from Shiggaon  constituency. On  the first point, this Court held that  since the challenge was based on Pashupati Nath’s case  which  itself  was  a  new  ground  permitted  to  the appellants, there  was no  justification for  debarring  the first respondent  from putting  forward the alternative case on the  basis of  the  affirmations  made  at  Bagalkot  and Hospet. On  the second  point, the  court  referred  to  the evidence and  came to  the conclusion  that the affirmations made at  the said  two places  could be  used to support the decision  of   the  Returning   Officer  in  regard  to  the acceptance of  the nomination paper of the first respondent. It  will,  thus,  be  seen  that  in  this  case  also,  the successful candidate  was allowed  to defend the decision of the Returning  Officer on  a ground other than the one which weighed with the Returning Officer.      From the case law discussed above, it seems clear to us that an  election petition,  being original  proceedings and not appellate  proceedings, the  High  Court’s  jurisdiction cannot be  confined to  the grounds  on which  the Returning Officer rejected  the nomination.  We agree  with  the  High Court that  it was  not precluded from considering any other ground or  fresh material  bearing on  the question  of  the rejection of  the nomination  paper. It is pertinent to note that in  Veluswami’s case  as well as in Hussain’s case, the successful  candidate   sought  to   support  the  Returning Officer’s decision  of rejection  of the nomination paper on other grounds  when it was realised that the ground on which the rejection  was based  was unsustainable; in other words, the fresh  grounds were  set up by way of a shield and not a sword. However,  in Birad  Mal’s case  the fresh  ground was invoked to unsettle the election of the successful candidate but the  attempt did  not succeed.  In the present case, the situation is  just the  reverse, in that, it has resulted in upsetting the election of the successful candidate.      Mr. Soli  J. Sorabjee,  the learned  Senior Counsel for the appellant, contended that even if it is assumed that the candidate whose  nomination is  rejected can be permitted to question the  correctness of the rejection on a ground other than the  one on  which the rejection was founded, the Court should be  extremely circumspect  about the  same because of the possibility of mischief that can be played to defeat the election if the desired result is not achieved. He contended that as  an election strategy nomination papers can be filed in the  name of  a dummy candidate at two or more places and the oath  or affirmation  as required  by Article 173 can be subscribed at  one place  and  not  at  other  places,  thus permitting the  nominations to  be rejected. If at the other places the  candidate of  choice wins,  the dummy  candidate would keep  quiet but  if the  rival succeeds,  his election would be  challenged through  the dummy candidate by raising the plea  that he had taken oath at another constituency and therefore his  nomination was  wrongly   rejected. If such a plea is  allowed to be raised even though he had not brought this fact  to the  notice  of  the  Returning  Officer,  the successful candidate who won the election after considerable effort and expense and even personal discomfiture would find all that  wasted for no fault of his own. In fact, the wrong doer, that  is the  person who  deliberately suppressed  the information, would  succeed. He,  therefore, submitted  that the court  should permit a new ground to be raised only as a defence as  in the  cases  of  Veluswami  and  Hussain  Khan (supra). He lastly submitted that even if the court does not restrict the  scope of  its jurisdiction  in this behalf, it should permit  it sparingly, keeping in view the possibility of mischief.  He urged  that in  such cases the Court should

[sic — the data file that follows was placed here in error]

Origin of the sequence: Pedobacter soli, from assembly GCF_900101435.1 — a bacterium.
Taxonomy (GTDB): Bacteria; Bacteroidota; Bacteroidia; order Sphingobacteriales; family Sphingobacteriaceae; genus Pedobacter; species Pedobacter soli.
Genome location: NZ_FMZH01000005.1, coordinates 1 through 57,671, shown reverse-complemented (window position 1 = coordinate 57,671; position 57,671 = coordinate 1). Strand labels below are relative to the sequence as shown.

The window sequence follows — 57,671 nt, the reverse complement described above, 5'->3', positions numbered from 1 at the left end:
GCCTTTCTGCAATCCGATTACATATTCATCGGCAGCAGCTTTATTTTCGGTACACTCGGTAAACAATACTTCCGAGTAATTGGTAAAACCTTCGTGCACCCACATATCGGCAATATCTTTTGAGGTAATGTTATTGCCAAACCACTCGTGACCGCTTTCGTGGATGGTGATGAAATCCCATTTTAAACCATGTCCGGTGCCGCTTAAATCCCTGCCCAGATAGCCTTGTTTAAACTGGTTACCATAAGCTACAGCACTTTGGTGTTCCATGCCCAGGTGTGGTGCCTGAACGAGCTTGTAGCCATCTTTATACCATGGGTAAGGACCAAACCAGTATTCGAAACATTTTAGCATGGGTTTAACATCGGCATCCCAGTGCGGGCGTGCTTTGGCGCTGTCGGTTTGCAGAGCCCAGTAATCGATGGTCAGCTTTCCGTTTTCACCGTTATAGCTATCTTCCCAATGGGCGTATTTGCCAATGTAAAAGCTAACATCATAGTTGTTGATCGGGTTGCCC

test the  bona fides  of the  candidate who  challenges  the election of the successful candidate and ascertain if he was put up as a dummy to be used, if need be.      Mr.  Raju   Ramachandran,  learned   counsel  for   the respondent, submitted  that election  law being  a technical law, there  was no  room for  equity. He  submitted that the application of  Pashupati Nath’s  case should be confined to its own  facts and Hussain Khan’s case does not lay down any law since it merely follows the earlier decision without any discussion  whatsoever.   He  lastly   contended  that   the respondent had  gone to  Bombay on  October 29,  1994 and as soon as  his father  who received the notice informed him of the same,  he returned  on October 31, 1994 and took oath at the earliest  opportunity on November 3, 1994 since November 1,  1994   and  November  2,  1994  were  admittedly  public holidays. He,  therefore, submitted  that there was no delay on the part of the respondent.      Now let  us carefully  examine the  facts of this case. The calendar of events for the General Elections to the 10th Karnataka Legislative  Assembly was published on October 24, 1994. According  to the  said calendar  the  last  date  for filing nomination  papers was fixed as October 31, 1994, and the date  for scrutiny  of  the  nominations  was  fixed  as November 3,  1994. According to the respondent, he filed his nomination  paper  for  contesting  the  election  from  41, Davanagere Legislative  Assembly Constituency on October 27, 1994 and on the same day he took oath as required by Article 173 of  the Constitution of India. Two days later on October 29, 1994, the respondent’s name was proposed for candidature from 158, Channagiri Legislative Assembly Constituency by an elector. Since  the respondent had not subscribed an oath or affirmation as required by Article 173,the Returning Officer gave notice  on the  same day  reminding him to do so before the date of scrutiny. Indisputably, the respondent took oath before the  Assistant Returning  Officer at  10.55  a.m.  on November 3,  1994, the date fixed for scrutiny of nomination papers. In  view of  this court’s ruling in Pashupati Nath’s case, the  oath taken  minutes before  the scrutiny  was  to commence was of no avail to the respondent. The respondent’s contention that  he had  informed the Returning Officer that he had  taken oath  on October  27, 1994  when he  filed his nomination for  the Davanagere constituency (two days before his  proposer   filed  the  nomination  for  the  Channagiri constituency) and  that  he  had  produced  the  certificate Ex.P.1 in  that behalf  before the Returning Officer has not been accepted  as proved  by the  High  Court  and  we  have subscribed to that view.      Since we  have already  dealt with  the case law in the earlier part  of  this  judgment,  we  do  not  consider  it necessary to  restate  the  same  except  to  say  that  the potential for mischief as pointed out by Mr.Sorabjee is real and not  imaginary. The  Court must, therefore, hear in mind this fact while deciding whether or not to entertain a fresh plea which  was not put forward before the Returning Officer at the  time of  scrutiny of  the nomination  paper and  the rejection thereof.  The   evidence on  record in the present case shows  that both  the respondent  and his  father  were experienced  persons   since  they  had  contested  assembly elections on  more occasions  than one.  The respondent  had personally filed  the nomination  papers for  the Davanagere constituency on  October 27, 1994 and had also subscribed to the oath  under Article  173 of the Constitution. Of course, he withdrew  his candidature  later but  does  not  disclose whether  he   withdrew  before   the  date  of  scrutiny  or thereafter.  He   did  not   file  his  nomination  for  the